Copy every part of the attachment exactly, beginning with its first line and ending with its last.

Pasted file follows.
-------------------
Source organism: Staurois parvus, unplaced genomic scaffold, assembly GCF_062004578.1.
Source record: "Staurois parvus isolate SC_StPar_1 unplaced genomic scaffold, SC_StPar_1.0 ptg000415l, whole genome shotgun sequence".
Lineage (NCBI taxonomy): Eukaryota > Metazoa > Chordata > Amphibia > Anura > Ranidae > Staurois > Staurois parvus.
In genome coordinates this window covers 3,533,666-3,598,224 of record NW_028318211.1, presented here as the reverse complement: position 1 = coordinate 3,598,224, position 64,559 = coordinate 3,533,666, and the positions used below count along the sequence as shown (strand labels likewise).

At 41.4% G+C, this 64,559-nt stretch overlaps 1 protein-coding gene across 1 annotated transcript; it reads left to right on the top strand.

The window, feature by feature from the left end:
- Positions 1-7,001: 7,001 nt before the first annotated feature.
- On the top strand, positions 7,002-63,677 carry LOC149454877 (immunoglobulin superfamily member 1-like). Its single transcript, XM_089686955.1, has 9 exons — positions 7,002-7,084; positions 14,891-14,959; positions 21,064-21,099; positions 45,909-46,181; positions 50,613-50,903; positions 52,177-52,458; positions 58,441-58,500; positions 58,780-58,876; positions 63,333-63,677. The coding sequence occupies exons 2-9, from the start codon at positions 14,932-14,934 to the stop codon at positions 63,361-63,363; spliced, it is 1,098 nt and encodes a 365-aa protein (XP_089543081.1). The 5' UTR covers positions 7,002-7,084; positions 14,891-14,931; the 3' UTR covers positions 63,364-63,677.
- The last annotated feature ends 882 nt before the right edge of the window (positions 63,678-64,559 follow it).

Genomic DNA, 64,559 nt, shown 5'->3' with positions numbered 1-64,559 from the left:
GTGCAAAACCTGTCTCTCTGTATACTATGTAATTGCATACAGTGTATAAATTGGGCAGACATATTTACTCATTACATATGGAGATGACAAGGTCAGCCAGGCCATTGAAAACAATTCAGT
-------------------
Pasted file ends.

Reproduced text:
Source organism: Staurois parvus, unplaced genomic scaffold, assembly GCF_062004578.1.
Source record: "Staurois parvus isolate SC_StPar_1 unplaced genomic scaffold, SC_StPar_1.0 ptg000415l, whole genome shotgun sequence".
Lineage (NCBI taxonomy): Eukaryota > Metazoa > Chordata > Amphibia > Anura > Ranidae > Staurois > Staurois parvus.
In genome coordinates this window covers 3,533,666-3,598,224 of record NW_028318211.1, presented here as the reverse complement: position 1 = coordinate 3,598,224, position 64,559 = coordinate 3,533,666, and the positions used below count along the sequence as shown (strand labels likewise).

At 41.4% G+C, this 64,559-nt stretch overlaps 1 protein-coding gene across 1 annotated transcript; it reads left to right on the top strand.

The window, feature by feature from the left end:
- Positions 1-7,001: 7,001 nt before the first annotated feature.
- On the top strand, positions 7,002-63,677 carry LOC149454877 (immunoglobulin superfamily member 1-like). Its single transcript, XM_089686955.1, has 9 exons — positions 7,002-7,084; positions 14,891-14,959; positions 21,064-21,099; positions 45,909-46,181; positions 50,613-50,903; positions 52,177-52,458; positions 58,441-58,500; positions 58,780-58,876; positions 63,333-63,677. The coding sequence occupies exons 2-9, from the start codon at positions 14,932-14,934 to the stop codon at positions 63,361-63,363; spliced, it is 1,098 nt and encodes a 365-aa protein (XP_089543081.1). The 5' UTR covers positions 7,002-7,084; positions 14,891-14,931; the 3' UTR covers positions 63,364-63,677.
- The last annotated feature ends 882 nt before the right edge of the window (positions 63,678-64,559 follow it).

Genomic DNA, 64,559 nt, shown 5'->3' with positions numbered 1-64,559 from the left:
GTGCAAAACCTGTCTCTCTGTATACTATGTAATTGCATACAGTGTATAAATTGGGCAGACATATTTACTCATTACATATGGAGATGACAAGGTCAGCCAGGCCATTGAAAACAATTCAGT